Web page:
The Finer Things
08 Jan '17 — An encouraging interior design book.
I woke up thinking, "I'm here again. I thought I was interested in interior design, so much that I started doing research on how my own home". This morning, I found it all meaningless. How do I con myself into starting a project that I end up losing interest in?
After reading about folk architecture, I realized the design I want for my home is simple, functional, uncluttered. What was I thinking spending time looking at how pictures are framed? I was moving some furniture in the hall with my husband and a wall lamp got in the way. At least the lamp was functional. I can't see how I'd enjoy living in a space with pictures on the wall, no matter how nicely framed they are. How did I believe I could get into interior design?
As I grumbled, I sat down and opened Christiane Lemieux's The Finer Things. The book not only discusses elements of interior design, but also gives an overview on how elements are crafted along with a bit of history.
After a few pages, I got myself to the level of excitement I had when I first started looking into interiors. Published in 2016, the book addresses contemporary issues: eco friendly choices, possible DIY implementations, and a way to keep a space simple and uncluttered.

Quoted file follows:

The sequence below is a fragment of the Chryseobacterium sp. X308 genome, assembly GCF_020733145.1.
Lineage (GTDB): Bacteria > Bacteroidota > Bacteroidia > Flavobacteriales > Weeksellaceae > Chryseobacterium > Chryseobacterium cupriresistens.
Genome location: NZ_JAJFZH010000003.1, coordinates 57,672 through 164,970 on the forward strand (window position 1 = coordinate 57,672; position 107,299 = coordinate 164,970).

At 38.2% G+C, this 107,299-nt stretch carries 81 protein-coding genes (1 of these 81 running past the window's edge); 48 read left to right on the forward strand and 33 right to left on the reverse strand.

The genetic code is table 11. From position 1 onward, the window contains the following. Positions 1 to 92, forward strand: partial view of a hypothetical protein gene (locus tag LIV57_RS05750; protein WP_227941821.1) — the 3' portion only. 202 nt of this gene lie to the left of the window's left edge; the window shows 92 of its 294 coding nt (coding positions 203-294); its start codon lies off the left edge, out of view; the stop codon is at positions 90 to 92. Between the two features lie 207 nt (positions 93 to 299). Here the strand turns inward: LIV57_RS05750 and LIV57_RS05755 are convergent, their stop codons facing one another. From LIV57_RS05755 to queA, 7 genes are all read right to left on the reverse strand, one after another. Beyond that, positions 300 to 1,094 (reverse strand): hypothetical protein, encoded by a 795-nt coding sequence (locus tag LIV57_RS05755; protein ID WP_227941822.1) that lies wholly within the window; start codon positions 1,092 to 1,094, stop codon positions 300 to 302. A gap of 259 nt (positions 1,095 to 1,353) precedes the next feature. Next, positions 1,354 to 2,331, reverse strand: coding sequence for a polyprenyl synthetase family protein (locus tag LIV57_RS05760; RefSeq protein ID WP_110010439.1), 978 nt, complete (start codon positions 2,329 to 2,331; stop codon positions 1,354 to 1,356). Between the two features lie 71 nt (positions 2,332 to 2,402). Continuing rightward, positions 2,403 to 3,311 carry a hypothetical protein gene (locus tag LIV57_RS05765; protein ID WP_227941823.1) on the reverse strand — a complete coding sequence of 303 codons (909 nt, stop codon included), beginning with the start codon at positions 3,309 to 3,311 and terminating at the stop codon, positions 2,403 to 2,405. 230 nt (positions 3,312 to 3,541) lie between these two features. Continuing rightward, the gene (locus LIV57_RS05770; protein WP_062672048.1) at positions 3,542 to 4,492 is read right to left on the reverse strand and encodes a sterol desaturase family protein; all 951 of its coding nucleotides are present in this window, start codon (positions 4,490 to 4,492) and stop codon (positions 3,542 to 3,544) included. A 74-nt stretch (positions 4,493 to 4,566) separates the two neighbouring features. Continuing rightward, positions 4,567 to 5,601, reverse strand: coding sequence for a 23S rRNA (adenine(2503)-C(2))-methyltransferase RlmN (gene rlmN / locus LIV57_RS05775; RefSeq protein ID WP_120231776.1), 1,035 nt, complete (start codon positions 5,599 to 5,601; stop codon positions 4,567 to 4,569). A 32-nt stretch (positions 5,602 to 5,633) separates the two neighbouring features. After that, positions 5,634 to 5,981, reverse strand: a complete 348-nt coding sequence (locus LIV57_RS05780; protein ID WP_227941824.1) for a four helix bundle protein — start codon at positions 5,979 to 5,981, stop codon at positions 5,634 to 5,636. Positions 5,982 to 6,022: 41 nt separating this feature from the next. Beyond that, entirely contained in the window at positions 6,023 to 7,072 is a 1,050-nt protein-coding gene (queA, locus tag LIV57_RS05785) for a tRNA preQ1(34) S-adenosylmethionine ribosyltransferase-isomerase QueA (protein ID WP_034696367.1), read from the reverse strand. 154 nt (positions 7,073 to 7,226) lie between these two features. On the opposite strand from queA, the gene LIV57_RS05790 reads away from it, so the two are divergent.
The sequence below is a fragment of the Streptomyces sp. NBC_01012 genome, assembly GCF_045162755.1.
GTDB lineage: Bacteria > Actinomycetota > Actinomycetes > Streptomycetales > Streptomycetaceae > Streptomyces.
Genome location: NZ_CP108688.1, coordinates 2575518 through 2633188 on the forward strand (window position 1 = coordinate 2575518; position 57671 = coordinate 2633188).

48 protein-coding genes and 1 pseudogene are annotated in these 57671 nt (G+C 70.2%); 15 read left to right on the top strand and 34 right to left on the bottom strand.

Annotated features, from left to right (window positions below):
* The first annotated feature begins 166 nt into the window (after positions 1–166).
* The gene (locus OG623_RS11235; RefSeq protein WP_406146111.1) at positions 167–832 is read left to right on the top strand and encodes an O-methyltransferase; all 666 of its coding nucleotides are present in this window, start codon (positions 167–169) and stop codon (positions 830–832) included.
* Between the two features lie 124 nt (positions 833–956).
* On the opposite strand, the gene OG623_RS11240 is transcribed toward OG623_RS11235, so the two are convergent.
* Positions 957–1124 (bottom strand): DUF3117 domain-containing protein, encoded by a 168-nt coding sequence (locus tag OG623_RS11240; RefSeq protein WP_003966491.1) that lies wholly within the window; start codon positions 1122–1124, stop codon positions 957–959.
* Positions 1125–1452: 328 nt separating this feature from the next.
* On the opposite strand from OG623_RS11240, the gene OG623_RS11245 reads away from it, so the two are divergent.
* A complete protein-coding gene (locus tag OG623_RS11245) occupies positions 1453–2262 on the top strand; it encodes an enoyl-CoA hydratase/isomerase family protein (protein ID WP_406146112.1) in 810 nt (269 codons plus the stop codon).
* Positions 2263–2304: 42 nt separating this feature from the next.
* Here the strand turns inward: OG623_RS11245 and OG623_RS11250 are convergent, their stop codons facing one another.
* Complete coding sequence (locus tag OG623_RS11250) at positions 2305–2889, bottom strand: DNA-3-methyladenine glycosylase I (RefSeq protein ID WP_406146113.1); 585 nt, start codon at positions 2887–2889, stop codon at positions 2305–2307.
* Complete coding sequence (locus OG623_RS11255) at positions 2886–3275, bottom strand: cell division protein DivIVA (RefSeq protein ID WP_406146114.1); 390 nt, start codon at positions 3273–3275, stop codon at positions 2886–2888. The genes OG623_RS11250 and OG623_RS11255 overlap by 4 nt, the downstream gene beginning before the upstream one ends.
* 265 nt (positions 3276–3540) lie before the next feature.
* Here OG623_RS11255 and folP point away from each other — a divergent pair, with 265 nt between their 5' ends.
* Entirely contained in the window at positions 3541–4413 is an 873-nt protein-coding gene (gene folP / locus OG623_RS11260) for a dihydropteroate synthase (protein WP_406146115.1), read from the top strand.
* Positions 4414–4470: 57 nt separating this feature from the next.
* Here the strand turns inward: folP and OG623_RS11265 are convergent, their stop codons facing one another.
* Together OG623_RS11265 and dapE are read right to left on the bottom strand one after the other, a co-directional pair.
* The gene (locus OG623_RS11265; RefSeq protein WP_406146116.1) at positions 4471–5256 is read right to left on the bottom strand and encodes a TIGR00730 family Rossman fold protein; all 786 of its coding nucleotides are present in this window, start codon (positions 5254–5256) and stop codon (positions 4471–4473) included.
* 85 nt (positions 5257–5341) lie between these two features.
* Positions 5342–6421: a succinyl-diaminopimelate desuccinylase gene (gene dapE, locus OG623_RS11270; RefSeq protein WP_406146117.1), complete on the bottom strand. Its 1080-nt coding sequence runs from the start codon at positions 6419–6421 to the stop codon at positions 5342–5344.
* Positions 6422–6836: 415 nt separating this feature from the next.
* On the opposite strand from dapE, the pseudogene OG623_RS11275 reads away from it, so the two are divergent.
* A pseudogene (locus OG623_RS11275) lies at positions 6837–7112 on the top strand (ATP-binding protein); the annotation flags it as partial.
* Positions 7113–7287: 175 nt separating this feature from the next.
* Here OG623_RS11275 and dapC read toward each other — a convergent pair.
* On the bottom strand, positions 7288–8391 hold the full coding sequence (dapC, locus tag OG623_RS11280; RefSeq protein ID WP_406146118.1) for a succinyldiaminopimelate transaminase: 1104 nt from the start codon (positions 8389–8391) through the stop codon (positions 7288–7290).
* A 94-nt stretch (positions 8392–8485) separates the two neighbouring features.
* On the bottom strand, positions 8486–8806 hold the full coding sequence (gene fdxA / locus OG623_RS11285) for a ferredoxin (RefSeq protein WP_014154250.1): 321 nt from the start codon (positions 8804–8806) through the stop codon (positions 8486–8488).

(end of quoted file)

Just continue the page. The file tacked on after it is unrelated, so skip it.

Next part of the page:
Going through the first chapter on wallpaper, I was enthralled by the different types available and the amount of craftsmanship. The paint chapter offered endless possibilities that seemed possible for me to implement. Both chapters emphasize the use of color and contrast in creating an ambiance that requires no additional artwork. Rooms can be kept simple and at the same time, have a dramatic ambiance.
I realized that my frustration is part of the design process. Although framed pictures show up in all interior magazines, it's not a must. At the end of the day, it's about crafting a space I'll be comfortable in. The way to find out what I like is to find out what I don't like.
I don't like framed pictures. I can finally say this with confidence, although it took a lot of patience to acknowledge.